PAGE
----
I very often assist my clients in procedures for entering into the Commercial Register of procurators of Sole Proprietors or single-person Limited Liability Companies. The procedures themselves are relatively simple and do not cause any particular difficulties. However, this is not the case when deciding whether or not a procurator needs to be appointed in the first place – as far as such steps are usually undertaken for reasons of social-insurance nature (in compliance with the requirements for becoming entitled to maternity benefits – for pregnancy and child-birth, child-care, etc.).
It is clear from the instructions and letters of the National Social Security Institute (that I am aware of) that the appointment of a procurator is not necessary for the pregnancy and child-birth period (up to 410 days). Such appointment according to the said instructions is required after the expiration of the 410 days period – when receiving benefits for raising a child up to 2 years of age (unless the company discontinued its business activity, of course). The requirement for appointing a procurator is justified by the need to prove the fact that the self-insured person does not perform any labor during the respective period.
The judicial practice does not recognize the said understanding of the NSSI. The latter is not shared by the National Revenue Agency (NRA) either – following from some of the more recent instructions of the NRA that I am aware of.
According to the practice of the Supreme Administrative Court1 burdens and obligations on citizens and their organizations can be imposed only by virtue of the law – and in the case of self-insured persons suspending their labor activity when using a leave for pregnancy and child-birth (child-care, respectively) there is no explicit legal obligation for concluding and respectively registering a contract with a procurator pursuant to Art. 21 of the Commerce Act as a means of establishing and proving such circumstance.
In general, when activity is being suspended, a standard form declaration is to be filed (pursuant to Art. 1, par. 2 of the Ordinance on social insurance of self-insured persons and of Bulgarian citizens employed abroad and seamen) and no appointing of a procurator is required. Furthermore, in the situations at question even such declaration would not be needed – on the grounds of the last sentence of the said provision stating that the declaration of suspension of activity should not be filed for the periods referred to in Art. 9, par. 2, it. 5 of the Social Insurance Code.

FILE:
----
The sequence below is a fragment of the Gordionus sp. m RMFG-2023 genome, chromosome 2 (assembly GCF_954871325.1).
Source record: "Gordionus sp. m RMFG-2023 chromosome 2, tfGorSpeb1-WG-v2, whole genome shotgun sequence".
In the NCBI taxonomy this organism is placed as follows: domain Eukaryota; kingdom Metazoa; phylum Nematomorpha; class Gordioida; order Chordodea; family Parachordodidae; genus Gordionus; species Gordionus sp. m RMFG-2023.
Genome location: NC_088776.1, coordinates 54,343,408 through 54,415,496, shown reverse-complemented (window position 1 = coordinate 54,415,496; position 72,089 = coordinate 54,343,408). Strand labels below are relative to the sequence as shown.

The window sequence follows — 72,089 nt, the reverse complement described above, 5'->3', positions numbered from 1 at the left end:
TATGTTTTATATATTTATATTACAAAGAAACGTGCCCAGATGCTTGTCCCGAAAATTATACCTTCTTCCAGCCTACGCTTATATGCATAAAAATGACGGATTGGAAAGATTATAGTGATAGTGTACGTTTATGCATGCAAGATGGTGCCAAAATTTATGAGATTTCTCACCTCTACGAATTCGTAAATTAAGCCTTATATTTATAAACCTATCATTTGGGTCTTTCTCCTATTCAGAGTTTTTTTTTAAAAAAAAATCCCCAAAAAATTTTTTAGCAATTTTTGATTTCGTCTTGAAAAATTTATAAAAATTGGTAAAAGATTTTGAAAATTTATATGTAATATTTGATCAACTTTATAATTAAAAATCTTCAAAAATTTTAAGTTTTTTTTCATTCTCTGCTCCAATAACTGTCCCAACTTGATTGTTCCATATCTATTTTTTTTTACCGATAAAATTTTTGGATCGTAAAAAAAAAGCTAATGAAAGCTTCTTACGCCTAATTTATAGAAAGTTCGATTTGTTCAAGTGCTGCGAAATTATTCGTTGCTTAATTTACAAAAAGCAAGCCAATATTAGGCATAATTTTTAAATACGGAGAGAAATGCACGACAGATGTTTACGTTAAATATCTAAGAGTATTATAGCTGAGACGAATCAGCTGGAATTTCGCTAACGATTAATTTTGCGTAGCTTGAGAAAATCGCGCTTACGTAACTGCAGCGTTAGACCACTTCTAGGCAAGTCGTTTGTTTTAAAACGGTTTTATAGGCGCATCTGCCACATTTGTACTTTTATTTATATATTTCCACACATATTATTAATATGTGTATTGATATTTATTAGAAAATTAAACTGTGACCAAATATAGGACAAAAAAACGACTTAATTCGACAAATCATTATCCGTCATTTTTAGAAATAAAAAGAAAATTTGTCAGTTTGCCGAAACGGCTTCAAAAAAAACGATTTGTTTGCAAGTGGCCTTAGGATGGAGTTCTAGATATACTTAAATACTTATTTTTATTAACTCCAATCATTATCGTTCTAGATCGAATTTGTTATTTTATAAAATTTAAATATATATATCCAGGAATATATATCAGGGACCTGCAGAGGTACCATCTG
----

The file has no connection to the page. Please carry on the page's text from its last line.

However, it is very important to make a clarification that is essential for the proper understanding of the issue discussed in this article.
The lack of necessity to appoint a procurator as per the above outlined refers only to the proving of the non-performance of any labor activity as a prerequisite for the right to benefits to arise. It does not, however, override such prerequisite and may not be interpreted as empowering the respective person to carry out activity while receiving benefits – the absence of labor activity and the inability to perform such activity are fundamental in social security law.
In other words, the appointment of a procurator may turn out to be necessary – if the company has not discontinued its activity and the participation of the respective self-insured person is necessary for its operation. This is why it is also important to discuss the matter of such involvement – what is meant by participation and whether it constitutes labor activity.
When it comes to personal participation in the business itself, it would be easy to conclude that such activity is labor-related in its nature. However, when the participation involves the performance of only organizational management actions, the answer may not be that clear and definitive – mostly because the said actions are of episodic character (to some extent).
It seems that according to the standpoint of the NSSI and the NRA any action that is related to the functioning of the company, including the conclusion, signing or submission of any type of contracts, documents, declarations (such as D1, D6), etc., would constitute labor activity in its nature. The judicial practice is contradictive on that matter. In some of the court judgments such understanding is recognized but other judgments tend to focus on the necessity of the said actions to be systematic in their nature in order to be defined as labor activity within the meaning of the social security legislation.
The above practically necessitates the appointment of a procurator whenever the company carries on with its business activities with the involvement of the respective person, regardless of the fact that the latter’s participation might be limited in scope and nature. This is why in order to avoid the risk of unnecessary complications, it would be advisable to appoint a procurator and enter him into the Commercial Register; similar effect may be achieved in other ways as well – for example, by electing a new director, authorizing a commercial proxy, etc. (depending on the needs and specifics of the particular situation).